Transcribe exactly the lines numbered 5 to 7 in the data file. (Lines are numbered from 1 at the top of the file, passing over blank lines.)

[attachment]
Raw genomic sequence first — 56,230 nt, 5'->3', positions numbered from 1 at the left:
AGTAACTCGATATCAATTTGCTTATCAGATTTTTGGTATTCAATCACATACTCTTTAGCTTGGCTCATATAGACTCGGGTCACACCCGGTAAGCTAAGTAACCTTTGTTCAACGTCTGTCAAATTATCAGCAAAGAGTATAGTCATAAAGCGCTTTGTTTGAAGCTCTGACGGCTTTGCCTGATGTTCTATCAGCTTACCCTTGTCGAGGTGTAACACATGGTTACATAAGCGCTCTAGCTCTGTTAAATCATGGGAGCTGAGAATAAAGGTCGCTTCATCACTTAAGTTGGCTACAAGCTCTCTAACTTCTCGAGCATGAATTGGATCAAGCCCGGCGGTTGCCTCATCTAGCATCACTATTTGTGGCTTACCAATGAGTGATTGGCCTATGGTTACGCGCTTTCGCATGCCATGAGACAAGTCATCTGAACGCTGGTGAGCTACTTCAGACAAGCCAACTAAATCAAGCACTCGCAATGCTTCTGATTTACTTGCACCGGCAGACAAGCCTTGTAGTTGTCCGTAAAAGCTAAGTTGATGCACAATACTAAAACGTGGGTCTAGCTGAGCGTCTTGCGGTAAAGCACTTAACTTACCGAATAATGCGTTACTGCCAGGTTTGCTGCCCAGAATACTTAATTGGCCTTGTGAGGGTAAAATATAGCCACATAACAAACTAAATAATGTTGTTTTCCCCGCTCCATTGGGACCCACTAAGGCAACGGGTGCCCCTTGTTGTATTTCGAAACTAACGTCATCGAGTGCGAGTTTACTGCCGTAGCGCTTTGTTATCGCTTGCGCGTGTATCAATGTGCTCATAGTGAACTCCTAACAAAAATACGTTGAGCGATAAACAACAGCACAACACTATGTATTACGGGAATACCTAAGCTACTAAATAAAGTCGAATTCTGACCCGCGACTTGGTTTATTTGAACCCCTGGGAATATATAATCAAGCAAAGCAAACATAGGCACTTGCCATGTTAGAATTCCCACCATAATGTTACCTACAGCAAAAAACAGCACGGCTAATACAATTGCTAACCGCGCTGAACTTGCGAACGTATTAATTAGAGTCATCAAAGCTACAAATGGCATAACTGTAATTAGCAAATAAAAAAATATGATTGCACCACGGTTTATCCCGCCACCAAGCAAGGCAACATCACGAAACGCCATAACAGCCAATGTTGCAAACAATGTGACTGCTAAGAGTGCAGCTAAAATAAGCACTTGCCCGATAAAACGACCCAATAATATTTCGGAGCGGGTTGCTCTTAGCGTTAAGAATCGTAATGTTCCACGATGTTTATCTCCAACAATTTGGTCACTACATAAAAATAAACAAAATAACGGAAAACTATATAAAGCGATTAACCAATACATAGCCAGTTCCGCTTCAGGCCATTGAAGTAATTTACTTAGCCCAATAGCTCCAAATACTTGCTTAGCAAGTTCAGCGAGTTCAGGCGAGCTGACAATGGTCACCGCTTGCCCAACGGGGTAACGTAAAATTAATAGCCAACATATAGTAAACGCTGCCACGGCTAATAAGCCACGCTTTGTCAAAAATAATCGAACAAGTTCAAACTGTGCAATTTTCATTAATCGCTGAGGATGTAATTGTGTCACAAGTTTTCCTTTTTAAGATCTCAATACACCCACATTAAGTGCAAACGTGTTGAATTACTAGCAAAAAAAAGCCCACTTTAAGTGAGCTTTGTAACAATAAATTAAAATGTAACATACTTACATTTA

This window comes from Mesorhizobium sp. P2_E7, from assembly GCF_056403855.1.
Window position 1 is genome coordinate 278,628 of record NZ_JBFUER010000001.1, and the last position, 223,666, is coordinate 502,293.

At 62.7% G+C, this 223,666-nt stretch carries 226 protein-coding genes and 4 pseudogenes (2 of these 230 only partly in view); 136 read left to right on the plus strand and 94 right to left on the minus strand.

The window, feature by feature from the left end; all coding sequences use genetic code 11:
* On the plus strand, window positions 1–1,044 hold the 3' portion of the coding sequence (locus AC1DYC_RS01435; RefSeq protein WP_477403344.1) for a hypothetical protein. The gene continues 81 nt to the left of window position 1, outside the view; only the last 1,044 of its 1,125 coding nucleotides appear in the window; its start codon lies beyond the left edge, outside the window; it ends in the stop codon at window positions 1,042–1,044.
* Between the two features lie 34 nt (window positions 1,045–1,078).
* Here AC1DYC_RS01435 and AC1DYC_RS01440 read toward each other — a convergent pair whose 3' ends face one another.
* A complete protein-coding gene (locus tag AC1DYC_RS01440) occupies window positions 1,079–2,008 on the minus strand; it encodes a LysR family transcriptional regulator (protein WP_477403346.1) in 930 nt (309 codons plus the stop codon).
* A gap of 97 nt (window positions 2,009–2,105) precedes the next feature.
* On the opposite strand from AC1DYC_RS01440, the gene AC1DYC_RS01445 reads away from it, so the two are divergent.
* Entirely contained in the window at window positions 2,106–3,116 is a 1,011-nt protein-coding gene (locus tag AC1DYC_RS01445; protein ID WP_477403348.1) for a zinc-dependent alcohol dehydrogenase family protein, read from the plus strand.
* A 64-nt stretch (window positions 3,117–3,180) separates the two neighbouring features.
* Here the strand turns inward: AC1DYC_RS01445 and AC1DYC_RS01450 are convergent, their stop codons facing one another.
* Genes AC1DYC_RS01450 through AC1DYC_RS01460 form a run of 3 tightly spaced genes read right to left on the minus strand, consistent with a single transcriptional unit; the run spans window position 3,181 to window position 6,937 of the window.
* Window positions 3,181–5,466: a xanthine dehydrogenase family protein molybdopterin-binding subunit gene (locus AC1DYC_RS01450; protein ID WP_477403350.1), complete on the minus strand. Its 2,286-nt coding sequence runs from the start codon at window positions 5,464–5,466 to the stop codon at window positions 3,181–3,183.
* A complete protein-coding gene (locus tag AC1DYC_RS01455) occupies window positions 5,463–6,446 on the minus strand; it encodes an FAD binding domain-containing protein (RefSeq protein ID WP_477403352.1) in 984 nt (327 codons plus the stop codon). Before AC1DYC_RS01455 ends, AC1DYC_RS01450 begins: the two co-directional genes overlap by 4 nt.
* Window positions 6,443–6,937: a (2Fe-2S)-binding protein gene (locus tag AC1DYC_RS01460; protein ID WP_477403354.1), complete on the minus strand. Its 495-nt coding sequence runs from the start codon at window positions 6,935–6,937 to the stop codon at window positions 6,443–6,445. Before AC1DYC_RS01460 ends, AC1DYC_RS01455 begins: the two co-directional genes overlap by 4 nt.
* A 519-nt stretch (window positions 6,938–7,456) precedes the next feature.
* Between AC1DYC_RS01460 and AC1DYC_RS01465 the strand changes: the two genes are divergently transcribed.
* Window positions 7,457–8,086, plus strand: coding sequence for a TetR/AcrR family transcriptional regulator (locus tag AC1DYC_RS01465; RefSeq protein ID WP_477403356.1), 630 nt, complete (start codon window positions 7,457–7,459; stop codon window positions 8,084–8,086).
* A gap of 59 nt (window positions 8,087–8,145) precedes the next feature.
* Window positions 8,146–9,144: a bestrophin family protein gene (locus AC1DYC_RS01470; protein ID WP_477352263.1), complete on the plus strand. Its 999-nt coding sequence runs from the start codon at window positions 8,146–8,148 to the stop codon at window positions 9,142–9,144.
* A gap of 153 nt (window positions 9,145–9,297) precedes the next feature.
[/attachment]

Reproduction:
At 62.7% G+C, this 223,666-nt stretch carries 226 protein-coding genes and 4 pseudogenes (2 of these 230 only partly in view); 136 read left to right on the plus strand and 94 right to left on the minus strand.

The window, feature by feature from the left end; all coding sequences use genetic code 11:
* On the plus strand, window positions 1–1,044 hold the 3' portion of the coding sequence (locus AC1DYC_RS01435; RefSeq protein WP_477403344.1) for a hypothetical protein. The gene continues 81 nt to the left of window position 1, outside the view; only the last 1,044 of its 1,125 coding nucleotides appear in the window; its start codon lies beyond the left edge, outside the window; it ends in the stop codon at window positions 1,042–1,044.